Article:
Submitted by Paul Raymond

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WILLIAM TOWNE (1600-1672)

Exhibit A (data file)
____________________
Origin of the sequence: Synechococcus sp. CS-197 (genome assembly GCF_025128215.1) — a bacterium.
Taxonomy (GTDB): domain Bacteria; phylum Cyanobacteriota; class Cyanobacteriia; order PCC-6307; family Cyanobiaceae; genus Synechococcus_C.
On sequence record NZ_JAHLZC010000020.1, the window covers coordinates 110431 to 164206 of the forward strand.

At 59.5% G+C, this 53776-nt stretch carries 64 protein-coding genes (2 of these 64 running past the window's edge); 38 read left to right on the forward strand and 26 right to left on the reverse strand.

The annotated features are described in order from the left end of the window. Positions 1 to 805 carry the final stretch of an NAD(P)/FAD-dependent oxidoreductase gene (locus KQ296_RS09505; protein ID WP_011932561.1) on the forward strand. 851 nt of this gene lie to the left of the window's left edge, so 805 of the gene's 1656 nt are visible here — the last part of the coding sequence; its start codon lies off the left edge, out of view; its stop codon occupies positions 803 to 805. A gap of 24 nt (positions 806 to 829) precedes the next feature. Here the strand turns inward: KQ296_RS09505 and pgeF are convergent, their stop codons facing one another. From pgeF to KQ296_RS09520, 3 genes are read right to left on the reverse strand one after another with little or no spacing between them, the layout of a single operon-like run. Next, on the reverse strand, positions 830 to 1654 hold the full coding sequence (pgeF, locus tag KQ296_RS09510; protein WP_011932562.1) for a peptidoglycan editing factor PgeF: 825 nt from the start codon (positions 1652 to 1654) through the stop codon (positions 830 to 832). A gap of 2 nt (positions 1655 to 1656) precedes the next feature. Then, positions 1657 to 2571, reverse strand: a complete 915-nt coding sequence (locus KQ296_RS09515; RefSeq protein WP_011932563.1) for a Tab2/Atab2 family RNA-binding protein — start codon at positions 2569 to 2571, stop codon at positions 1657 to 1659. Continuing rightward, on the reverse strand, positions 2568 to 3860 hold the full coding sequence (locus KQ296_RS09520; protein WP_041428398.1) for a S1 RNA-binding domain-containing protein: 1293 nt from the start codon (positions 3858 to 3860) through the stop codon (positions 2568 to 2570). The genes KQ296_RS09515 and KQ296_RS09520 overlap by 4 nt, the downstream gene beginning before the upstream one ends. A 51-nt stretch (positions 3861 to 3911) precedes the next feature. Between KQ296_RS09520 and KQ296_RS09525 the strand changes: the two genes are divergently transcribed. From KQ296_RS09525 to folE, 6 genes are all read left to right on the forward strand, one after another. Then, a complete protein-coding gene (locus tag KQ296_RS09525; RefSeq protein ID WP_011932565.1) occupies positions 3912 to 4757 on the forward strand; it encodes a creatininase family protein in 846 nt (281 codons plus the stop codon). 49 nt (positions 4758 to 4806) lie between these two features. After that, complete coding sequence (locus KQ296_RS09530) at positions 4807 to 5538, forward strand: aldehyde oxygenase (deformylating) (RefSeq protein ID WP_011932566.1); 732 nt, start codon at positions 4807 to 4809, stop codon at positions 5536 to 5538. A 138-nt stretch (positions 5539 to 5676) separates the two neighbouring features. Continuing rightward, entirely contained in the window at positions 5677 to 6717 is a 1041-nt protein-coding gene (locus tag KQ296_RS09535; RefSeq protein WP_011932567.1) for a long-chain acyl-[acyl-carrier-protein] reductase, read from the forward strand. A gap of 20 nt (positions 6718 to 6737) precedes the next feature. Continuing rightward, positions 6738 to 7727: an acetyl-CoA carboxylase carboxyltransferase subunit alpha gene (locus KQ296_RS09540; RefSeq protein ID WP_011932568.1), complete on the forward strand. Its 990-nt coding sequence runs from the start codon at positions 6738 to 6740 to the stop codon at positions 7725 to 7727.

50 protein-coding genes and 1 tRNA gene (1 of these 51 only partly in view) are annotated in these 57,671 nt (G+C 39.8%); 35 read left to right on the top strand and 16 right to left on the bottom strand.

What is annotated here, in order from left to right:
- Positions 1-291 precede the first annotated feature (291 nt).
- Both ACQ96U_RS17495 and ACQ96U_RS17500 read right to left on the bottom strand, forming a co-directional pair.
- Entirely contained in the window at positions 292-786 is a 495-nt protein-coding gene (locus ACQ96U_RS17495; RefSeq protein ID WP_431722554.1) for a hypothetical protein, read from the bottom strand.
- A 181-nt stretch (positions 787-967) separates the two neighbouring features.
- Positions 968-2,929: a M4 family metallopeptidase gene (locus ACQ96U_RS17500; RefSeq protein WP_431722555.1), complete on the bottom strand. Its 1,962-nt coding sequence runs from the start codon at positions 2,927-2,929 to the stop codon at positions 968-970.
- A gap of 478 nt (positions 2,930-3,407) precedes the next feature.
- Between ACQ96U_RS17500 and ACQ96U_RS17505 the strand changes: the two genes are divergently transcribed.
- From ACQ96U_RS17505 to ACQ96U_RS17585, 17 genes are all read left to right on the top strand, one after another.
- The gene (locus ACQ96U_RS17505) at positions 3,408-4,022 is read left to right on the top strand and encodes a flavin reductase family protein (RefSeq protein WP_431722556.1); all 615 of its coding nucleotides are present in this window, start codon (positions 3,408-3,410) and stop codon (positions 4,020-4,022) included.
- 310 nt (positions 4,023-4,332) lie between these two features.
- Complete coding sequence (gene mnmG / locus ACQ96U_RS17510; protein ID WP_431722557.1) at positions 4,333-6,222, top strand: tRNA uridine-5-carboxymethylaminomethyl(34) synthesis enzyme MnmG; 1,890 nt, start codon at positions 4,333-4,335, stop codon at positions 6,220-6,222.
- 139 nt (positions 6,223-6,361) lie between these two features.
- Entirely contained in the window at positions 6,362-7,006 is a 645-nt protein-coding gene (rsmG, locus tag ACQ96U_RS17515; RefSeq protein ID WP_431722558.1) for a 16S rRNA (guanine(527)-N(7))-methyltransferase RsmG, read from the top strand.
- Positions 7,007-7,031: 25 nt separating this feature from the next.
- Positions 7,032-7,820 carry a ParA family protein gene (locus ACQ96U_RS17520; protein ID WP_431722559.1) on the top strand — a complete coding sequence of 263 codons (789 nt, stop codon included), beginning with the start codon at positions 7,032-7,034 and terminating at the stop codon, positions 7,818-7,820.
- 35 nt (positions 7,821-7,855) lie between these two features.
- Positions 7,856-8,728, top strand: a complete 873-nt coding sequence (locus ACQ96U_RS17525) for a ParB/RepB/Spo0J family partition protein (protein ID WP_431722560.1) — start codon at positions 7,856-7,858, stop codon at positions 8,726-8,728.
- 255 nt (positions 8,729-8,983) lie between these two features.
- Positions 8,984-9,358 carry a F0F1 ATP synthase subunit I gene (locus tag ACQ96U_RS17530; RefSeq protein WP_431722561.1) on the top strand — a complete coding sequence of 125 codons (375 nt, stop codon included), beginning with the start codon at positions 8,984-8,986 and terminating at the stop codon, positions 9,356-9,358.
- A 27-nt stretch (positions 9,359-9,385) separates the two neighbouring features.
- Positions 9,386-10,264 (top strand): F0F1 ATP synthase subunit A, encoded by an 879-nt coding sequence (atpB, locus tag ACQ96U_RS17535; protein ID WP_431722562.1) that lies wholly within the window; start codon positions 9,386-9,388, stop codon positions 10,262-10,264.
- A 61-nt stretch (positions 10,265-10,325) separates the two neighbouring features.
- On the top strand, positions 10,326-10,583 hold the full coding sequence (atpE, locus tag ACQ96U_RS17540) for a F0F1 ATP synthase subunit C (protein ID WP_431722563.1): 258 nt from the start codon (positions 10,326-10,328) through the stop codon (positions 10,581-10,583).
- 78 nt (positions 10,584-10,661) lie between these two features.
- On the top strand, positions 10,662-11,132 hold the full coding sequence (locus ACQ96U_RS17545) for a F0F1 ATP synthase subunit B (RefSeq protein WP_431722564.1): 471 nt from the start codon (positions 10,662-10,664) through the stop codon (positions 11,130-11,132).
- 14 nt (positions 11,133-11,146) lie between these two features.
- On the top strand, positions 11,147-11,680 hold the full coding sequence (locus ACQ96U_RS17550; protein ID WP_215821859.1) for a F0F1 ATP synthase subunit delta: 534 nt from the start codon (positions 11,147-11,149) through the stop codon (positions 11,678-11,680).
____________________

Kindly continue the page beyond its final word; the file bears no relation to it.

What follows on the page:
William Towne (1600-1672) was the son of John Towne and Elizabeth? of Yarmouth, Norfolk County, England. He was baptized in the St. Nicholas Parish Church on March 18, 1568/9. William Towne married JOANNA BLESSING on March 25, 1620, in St. Nicholas Church. In 1640, they emigrated to New England. William Towne, a gardiner, was a freeman on April 18, 1637. Joanna was the daughter of John Blessing (b. 1549) of Somerlayton, Suffolk County, England, and Joanne Preiste (b. 1553) When Joanne [nee Blessing] Towne (b. 1594) came to the colonies her sister, Alice [nee Blessing] Firmage (b. 1577), and her brother-in-law, Robert Buffam, husband of her late sister, Margaret [nee Blessing] (b. 1580) (deceased) came too. Joanne Blessing was known as "Mother Goose." This was a misleading name, since it was her sister, Juliana [nee Blessing] (b. 1571) who married Thomas Goose. Juliana was the eldest daughter. William Blessing was their brother (b. 1575). THE CHILDREN OF WILLIAM TOWNE 1) Rebecca Towne was born on February 21, 1621, in Great Yarmouth, England. Rebecca married Frances Nurse, a tray maker, on August 24, 1644. Rebecca was hanged for witchcraft on June 19, 1692, [at age 61] in Salem, MA. 2) John Towne was born February 16, 1623 in Great Yarmouth, England. John married Phebe Lawson, and he died in 1672 [at age 49]. 3) Suzanna Towne was born October 20, 1625 in Great Yarmouth, England. Suzanna was named after her aunt. Suzanna died in 1672 [at age 47]. Suzanna was spared her sister's anquish and pain. She was not targeted as a witch. 4) Edmund Towne was born July 28, 1628, in Great Yarmouth. Edmund apprenticed to Henry Skerry of Great Yarmouth. He sailed on either the Rose of Great Yarmouth, or the Henry and Dorothy of Ipswich. Both ships were commanded by William Andrews and his son, William. Skerry and his family settled in Salem, MA. Edmund married Mary Browning in 1652 [at age 24]. Their children were: ..... Abigail Towne married Thomas Perley ..... Samuel Towne married Elizabeth Knight [her line goes to U.S. President Calvin Coolidge] .....Elizabeth Towne married (2) Elisha Perkins (1654-1791) of Topsfield in 1715. 5) Jacob Towne was born on March 11, 1632. Jacob married Catherine Symonds, daughter of Samuel Symonds (1693-1772) and Elizabeth Andrews, on June 26, 1657. He died November 22, 1704, in Topsfield, MA. [at age 72]. Their son: ..... John Towne married Mary Smith. .....Katherine Towne (1662-1714) married Elisha Perkins in 1680. 6) Mary Towne was born August 24, 1634. He married Isaac Estey. Mary was hanged on September 22, 1692, during the Salem witch trials [at age 58]. Their son was: ..... Isaac Estey, Jr. married Abigail Kimball. 7) Sarah Towne - born on September 3, 1639, in Salem, MA. He married (1) Edmund Bridges (2) Peter Cloyes. Sarah Cloyes was accused of witchcraft, in 1692 [at age 53], and put into prison, and later released. She pressed charges for her unlawful arrest and the killing of her sisters. She received three gold sovereigns for each of them. The movie, Three Sovereigns For Sister Sarah is about this event. Her daughter was: ..... Hepzibah Cloyce, married Ebenezer Harrington. 8) Joseph Towne - born on September 3, 1639, in Salem, MA. Joseph married Phebe Perkins in 1665. Their children were: ..... Joseph Towne, Jr. married Margaret Case. ..... Susanna Towne married John Cummings ..... Martha Towne married Isaac Larrabee.